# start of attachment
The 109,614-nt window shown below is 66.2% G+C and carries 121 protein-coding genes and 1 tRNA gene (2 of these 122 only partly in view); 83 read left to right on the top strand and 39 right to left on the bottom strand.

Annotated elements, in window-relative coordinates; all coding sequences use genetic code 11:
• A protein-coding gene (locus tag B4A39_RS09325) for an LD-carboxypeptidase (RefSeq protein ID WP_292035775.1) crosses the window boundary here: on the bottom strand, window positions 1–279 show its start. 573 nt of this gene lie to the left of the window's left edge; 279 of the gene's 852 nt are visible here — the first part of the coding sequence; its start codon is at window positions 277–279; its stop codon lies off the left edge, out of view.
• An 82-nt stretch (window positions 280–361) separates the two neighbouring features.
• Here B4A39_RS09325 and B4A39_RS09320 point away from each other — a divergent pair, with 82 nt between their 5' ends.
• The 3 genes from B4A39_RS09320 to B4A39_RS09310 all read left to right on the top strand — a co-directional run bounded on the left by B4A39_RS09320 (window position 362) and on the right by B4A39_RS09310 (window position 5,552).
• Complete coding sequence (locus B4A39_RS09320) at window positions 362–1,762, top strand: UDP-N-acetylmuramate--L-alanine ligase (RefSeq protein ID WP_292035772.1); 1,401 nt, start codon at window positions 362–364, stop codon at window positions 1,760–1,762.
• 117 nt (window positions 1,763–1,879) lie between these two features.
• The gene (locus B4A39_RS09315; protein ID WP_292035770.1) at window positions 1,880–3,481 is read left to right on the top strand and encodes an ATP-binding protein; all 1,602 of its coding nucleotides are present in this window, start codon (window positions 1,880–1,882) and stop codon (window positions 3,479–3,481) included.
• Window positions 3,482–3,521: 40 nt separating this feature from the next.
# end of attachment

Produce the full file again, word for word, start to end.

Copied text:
The 109,614-nt window shown below is 66.2% G+C and carries 121 protein-coding genes and 1 tRNA gene (2 of these 122 only partly in view); 83 read left to right on the top strand and 39 right to left on the bottom strand.

Annotated elements, in window-relative coordinates; all coding sequences use genetic code 11:
• A protein-coding gene (locus tag B4A39_RS09325) for an LD-carboxypeptidase (RefSeq protein ID WP_292035775.1) crosses the window boundary here: on the bottom strand, window positions 1–279 show its start. 573 nt of this gene lie to the left of the window's left edge; 279 of the gene's 852 nt are visible here — the first part of the coding sequence; its start codon is at window positions 277–279; its stop codon lies off the left edge, out of view.
• An 82-nt stretch (window positions 280–361) separates the two neighbouring features.
• Here B4A39_RS09325 and B4A39_RS09320 point away from each other — a divergent pair, with 82 nt between their 5' ends.
• The 3 genes from B4A39_RS09320 to B4A39_RS09310 all read left to right on the top strand — a co-directional run bounded on the left by B4A39_RS09320 (window position 362) and on the right by B4A39_RS09310 (window position 5,552).
• Complete coding sequence (locus B4A39_RS09320) at window positions 362–1,762, top strand: UDP-N-acetylmuramate--L-alanine ligase (RefSeq protein ID WP_292035772.1); 1,401 nt, start codon at window positions 362–364, stop codon at window positions 1,760–1,762.
• 117 nt (window positions 1,763–1,879) lie between these two features.
• The gene (locus B4A39_RS09315; protein ID WP_292035770.1) at window positions 1,880–3,481 is read left to right on the top strand and encodes an ATP-binding protein; all 1,602 of its coding nucleotides are present in this window, start codon (window positions 1,880–1,882) and stop codon (window positions 3,479–3,481) included.
• Window positions 3,482–3,521: 40 nt separating this feature from the next.